it probably would have been easier for us if DL just included tax and raised the $ qualificaitons…chock up the tax differentials (international vs domestic especially) as system inefficiency and maintain more simplicity
Who cares? I dont fly Delta anyway…..There are other modes of transportation…Doesnt Delta and the lot get it? They arent the only one around any more…….Have you ever heard of cars (like the one in your driveway), Amtrak If you want to take the train, Geyhound like the bus system if you have time….Lets face it Flying Aint what it USED TO BE
no it isnt, despite record fuel and other costs, ticket prices are down since 2001 and even more since deregulation. It may not be glamorous, but its cheaper. And DL doesnt care if there are other modes of transportation, they care if they are profitable, as all companies should. The idea of fighting for marketshare is outdated, the profit imperative has finally come to aviation
Have fun taking Amtrak or Greyhound to London or Tokyo, or taking the three days to drive your car across the country instead of a 5-hour transcon flight. And yes, in many ways flying “ain’t what it used to be,” but most tend to forget that in the glory days of air travel, flying was so expensive that only the very wealthy or those with extremely generous expense accounts could afford it.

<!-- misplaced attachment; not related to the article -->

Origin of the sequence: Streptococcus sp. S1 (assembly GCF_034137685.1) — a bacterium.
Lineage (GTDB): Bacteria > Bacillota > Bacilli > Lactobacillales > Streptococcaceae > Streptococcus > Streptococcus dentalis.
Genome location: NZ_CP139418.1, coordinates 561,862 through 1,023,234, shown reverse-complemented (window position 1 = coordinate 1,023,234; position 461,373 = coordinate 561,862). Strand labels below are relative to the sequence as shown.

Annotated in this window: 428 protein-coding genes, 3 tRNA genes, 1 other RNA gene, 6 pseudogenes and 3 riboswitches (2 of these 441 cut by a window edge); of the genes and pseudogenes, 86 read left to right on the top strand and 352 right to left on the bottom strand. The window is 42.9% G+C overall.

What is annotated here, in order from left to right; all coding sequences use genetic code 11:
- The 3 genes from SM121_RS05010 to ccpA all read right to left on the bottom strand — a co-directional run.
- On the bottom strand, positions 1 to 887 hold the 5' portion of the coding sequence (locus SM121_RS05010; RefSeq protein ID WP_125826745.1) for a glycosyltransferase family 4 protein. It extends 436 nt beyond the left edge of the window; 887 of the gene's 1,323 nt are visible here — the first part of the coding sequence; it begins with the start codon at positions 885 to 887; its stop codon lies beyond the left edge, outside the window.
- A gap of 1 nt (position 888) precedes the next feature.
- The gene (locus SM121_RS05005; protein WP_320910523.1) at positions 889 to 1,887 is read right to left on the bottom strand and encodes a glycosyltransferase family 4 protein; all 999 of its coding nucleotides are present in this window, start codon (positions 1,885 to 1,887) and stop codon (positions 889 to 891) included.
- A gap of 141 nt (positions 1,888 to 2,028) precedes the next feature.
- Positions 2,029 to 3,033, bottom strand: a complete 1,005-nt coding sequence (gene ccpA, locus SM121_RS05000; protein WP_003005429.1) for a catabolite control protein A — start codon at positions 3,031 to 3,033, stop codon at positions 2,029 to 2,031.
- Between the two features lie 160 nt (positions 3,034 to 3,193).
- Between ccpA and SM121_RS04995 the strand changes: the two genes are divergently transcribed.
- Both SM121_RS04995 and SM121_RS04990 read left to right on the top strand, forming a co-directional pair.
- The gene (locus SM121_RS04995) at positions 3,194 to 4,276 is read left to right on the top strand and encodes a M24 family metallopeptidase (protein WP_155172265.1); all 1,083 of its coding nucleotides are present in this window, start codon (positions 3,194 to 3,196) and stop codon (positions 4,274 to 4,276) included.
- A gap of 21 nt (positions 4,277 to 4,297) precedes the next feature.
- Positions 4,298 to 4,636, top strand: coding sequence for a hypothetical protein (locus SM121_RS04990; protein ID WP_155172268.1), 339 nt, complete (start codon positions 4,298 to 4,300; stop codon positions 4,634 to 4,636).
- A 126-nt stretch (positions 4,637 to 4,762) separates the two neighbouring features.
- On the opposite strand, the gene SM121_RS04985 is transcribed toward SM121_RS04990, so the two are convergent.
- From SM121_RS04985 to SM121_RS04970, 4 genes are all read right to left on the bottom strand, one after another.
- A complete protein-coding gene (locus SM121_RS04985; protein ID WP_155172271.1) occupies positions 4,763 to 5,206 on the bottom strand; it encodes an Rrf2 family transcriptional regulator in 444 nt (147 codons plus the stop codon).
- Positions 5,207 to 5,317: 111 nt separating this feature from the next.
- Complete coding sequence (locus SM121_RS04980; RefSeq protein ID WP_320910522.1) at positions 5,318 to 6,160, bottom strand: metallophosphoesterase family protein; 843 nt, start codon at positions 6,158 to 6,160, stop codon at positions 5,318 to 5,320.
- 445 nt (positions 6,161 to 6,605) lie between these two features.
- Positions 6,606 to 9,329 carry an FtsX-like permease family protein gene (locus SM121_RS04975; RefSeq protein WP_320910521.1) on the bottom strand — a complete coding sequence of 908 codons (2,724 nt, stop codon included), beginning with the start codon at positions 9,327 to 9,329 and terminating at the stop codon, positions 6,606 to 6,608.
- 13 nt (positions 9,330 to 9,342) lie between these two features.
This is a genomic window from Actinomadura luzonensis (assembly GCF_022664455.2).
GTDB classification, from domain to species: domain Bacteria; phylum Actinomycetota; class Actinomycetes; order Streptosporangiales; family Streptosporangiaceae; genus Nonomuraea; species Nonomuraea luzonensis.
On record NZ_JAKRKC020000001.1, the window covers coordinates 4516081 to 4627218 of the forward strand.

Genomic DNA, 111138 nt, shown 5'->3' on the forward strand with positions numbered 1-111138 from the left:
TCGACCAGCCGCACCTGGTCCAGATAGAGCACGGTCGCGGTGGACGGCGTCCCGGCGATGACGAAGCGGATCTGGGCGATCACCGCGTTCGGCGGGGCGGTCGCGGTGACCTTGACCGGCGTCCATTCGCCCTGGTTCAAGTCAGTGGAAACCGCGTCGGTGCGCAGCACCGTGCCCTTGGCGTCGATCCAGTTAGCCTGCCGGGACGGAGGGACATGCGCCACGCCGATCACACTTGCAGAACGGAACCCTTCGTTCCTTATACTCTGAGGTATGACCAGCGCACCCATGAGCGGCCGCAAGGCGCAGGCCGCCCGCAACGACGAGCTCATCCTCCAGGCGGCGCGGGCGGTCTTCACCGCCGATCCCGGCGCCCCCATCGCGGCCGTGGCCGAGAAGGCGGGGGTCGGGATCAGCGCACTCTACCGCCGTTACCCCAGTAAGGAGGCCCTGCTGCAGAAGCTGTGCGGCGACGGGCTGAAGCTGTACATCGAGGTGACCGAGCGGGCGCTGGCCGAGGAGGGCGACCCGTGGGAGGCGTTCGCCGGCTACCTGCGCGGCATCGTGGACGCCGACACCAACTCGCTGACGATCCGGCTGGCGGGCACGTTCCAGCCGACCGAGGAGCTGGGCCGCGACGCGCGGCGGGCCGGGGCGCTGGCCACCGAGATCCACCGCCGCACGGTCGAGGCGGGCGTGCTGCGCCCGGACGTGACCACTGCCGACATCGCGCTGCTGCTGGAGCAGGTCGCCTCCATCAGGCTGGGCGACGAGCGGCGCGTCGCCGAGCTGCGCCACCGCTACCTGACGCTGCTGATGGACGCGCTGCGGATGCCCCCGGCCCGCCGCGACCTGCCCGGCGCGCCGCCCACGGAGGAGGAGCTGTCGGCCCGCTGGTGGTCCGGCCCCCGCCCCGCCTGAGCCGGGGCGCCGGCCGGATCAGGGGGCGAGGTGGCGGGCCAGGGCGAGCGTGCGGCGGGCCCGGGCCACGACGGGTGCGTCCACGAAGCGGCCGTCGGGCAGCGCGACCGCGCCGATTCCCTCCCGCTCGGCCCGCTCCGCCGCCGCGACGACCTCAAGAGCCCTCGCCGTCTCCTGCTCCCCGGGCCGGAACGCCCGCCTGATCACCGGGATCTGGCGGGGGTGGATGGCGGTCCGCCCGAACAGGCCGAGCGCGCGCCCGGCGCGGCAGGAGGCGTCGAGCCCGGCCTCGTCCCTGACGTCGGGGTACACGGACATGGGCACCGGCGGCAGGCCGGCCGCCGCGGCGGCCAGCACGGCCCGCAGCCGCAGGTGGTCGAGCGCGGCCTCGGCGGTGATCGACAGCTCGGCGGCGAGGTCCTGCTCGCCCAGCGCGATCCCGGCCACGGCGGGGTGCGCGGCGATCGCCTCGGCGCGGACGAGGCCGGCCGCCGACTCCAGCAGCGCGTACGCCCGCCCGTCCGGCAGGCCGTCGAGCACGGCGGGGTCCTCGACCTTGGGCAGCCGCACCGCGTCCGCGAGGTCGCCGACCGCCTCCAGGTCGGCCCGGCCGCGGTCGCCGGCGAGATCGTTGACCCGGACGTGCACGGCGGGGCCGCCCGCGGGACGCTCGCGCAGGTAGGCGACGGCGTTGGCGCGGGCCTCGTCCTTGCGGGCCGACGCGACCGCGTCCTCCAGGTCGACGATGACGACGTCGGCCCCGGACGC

Ask any Eastern/Branniff Employee how well their company is doing?
So my travel agent says: “Wow! Look at that great $99 fare I just found you!”
I say: “You’re fired! You knew there was that $1,100 fare there, and you took the liberty of wrecking my hopes of getting status!”
Please! There’s gotta be a better way to reward customers for their loyalty, which, I submit, often has little to do with how much they spend.
…just my 2 cents, but Airline reward programs should be based on $$ spent. I think the whole frequent flyer concept is going bye bye.
Had it been possible in 1981 to automatically track revenue, that would have been the basis.
Also… What makes a loyal customer? I’m sure most businesses care more about how much $$$ you spent overall then how many times you shop their.
Not really. High spend less high servicing and channel costs can make for a poor customer PNL and value.
Don’t forget the other blow to SkyTeam partners: the mileage chart changes.
50% MQM for all Korean Air economy fares starting 3/1 (E, H, K….the normal ones. Not that super cheap Q one).
FML. I am based in Korea and kept my SkyMiles and just made Silver last year.
I expect American is contemplating a similar move. What’s unfair is to not include change, baggage, etc. fees. Revenue is revenue, regardless of whether it’s butt-in-seat or not.